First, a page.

There are so many questions about the time travel storyline to Bryan Singer’s X-Men: Days of Future Past – a kind of bridging sequel between X-Men: First Class and the original X-Men movie trilogy – which is aiming to straighten out the franchise’s massive continuity issues.
With recent indication that iconic X-Men movie stars Patrick Stewart and Ian McKellen would be back as the older versions of Prof. X and Magneto, respectively, fans were wondering if the two elder stars would get some scenes opposite their younger counterparts, played by First Class stars James McAvoy and Michael Fassbender.
Well we can now wallow in the bad news that at least one half of the pair WON’T be sharing the screen; in a recent interview with Empire, James McAvoy let it be known that he and Patrick Stewart won’t be sharing any scenes together, stating that doesn’t “think we get any scenes together, sadly. I don’t think there’s any future self talking to past self.”
While this is certainly a letdown in terms of enjoying the sheer geeky thrill of two Charles Xaviers being onscreen together, from a logistical standpoint it makes sense. Why Prof. X would ever go time-hopping in his wheelchair is a hard thing to explain – and a meeting between older/younger versions of the same person (even through telepathy or other loopholes) inevitably evokes Christopher Lloyd’s frantic rantings about time paradox in Back to the Future. No thanks; the X-Men movie universe is complicated enough already…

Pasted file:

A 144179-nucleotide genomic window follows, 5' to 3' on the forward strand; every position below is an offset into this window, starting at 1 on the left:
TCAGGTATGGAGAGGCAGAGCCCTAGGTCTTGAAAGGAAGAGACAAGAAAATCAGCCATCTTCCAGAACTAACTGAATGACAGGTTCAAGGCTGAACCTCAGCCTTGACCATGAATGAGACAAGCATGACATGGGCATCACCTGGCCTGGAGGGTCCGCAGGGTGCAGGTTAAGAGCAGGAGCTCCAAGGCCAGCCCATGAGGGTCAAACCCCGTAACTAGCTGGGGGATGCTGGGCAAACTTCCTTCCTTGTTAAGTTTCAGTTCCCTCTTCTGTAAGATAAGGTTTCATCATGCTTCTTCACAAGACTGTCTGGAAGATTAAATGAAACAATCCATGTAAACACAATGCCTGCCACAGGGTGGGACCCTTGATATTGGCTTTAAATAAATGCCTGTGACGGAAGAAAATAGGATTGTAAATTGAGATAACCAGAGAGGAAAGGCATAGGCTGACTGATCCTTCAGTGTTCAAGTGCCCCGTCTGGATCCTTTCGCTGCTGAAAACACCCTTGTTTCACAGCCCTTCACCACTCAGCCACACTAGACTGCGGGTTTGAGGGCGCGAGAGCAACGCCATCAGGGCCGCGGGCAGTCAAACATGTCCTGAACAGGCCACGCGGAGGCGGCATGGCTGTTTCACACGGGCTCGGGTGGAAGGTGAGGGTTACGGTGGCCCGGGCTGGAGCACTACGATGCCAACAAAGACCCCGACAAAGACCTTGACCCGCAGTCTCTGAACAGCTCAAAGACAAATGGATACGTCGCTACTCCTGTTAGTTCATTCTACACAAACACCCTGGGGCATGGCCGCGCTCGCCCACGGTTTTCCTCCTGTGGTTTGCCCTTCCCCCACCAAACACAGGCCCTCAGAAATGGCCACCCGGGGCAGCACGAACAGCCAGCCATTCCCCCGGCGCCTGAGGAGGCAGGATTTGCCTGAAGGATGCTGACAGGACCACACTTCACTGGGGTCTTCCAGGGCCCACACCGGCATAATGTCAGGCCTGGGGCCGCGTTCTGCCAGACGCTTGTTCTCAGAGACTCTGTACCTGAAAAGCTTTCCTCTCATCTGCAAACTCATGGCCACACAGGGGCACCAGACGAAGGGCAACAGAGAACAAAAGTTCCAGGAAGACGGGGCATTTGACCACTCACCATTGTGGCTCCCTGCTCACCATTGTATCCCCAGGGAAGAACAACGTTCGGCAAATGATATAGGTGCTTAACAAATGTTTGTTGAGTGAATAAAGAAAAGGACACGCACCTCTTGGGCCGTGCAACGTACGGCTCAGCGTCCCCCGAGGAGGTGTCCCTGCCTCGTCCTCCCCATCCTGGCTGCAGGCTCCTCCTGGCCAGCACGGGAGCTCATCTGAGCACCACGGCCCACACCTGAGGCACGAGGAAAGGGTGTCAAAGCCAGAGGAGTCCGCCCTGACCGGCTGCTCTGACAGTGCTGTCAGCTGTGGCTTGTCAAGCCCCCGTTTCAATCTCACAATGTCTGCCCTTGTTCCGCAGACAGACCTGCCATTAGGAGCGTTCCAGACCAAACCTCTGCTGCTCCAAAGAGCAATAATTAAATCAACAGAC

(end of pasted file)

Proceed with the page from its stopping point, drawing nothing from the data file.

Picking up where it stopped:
The scenario that level-headed fans guessed at from the beginning is most likely the correct one: Days of Future Past – like the 1980s comic book storyline that inspired this film – will most likely deal with a pivotal character (Ellen Page’s Kitty Pryde) who is bounced around time trying to prevent some cataclysmic disaster in the past from ruining mutantkind’s future (possibly at the fury of Bolivar Trask and his mutant-hunting Sentinel robots). Along the way our “time-hopper” likely meets two sets of X-Men teams; the one we saw in the original trilogy (with Patrick Stewart) and the one we met in First Class (with McAvoy), who we catch up with eleven years later in the era of the ’70s.
This format allows for the most flexibility and affords the most opportunity to “correct” either (0r both) timelines so that they are more unified (or, at the very least, able to be written off as an ‘averted timeline’). We’ll still get both of the Xaviers we know and love – we’ll just have to enjoy them one at a time, it seems. (But will the same hold true for Magneto and other characters?)
X-Men Days of Future Past will be in theaters on July 18, 2014.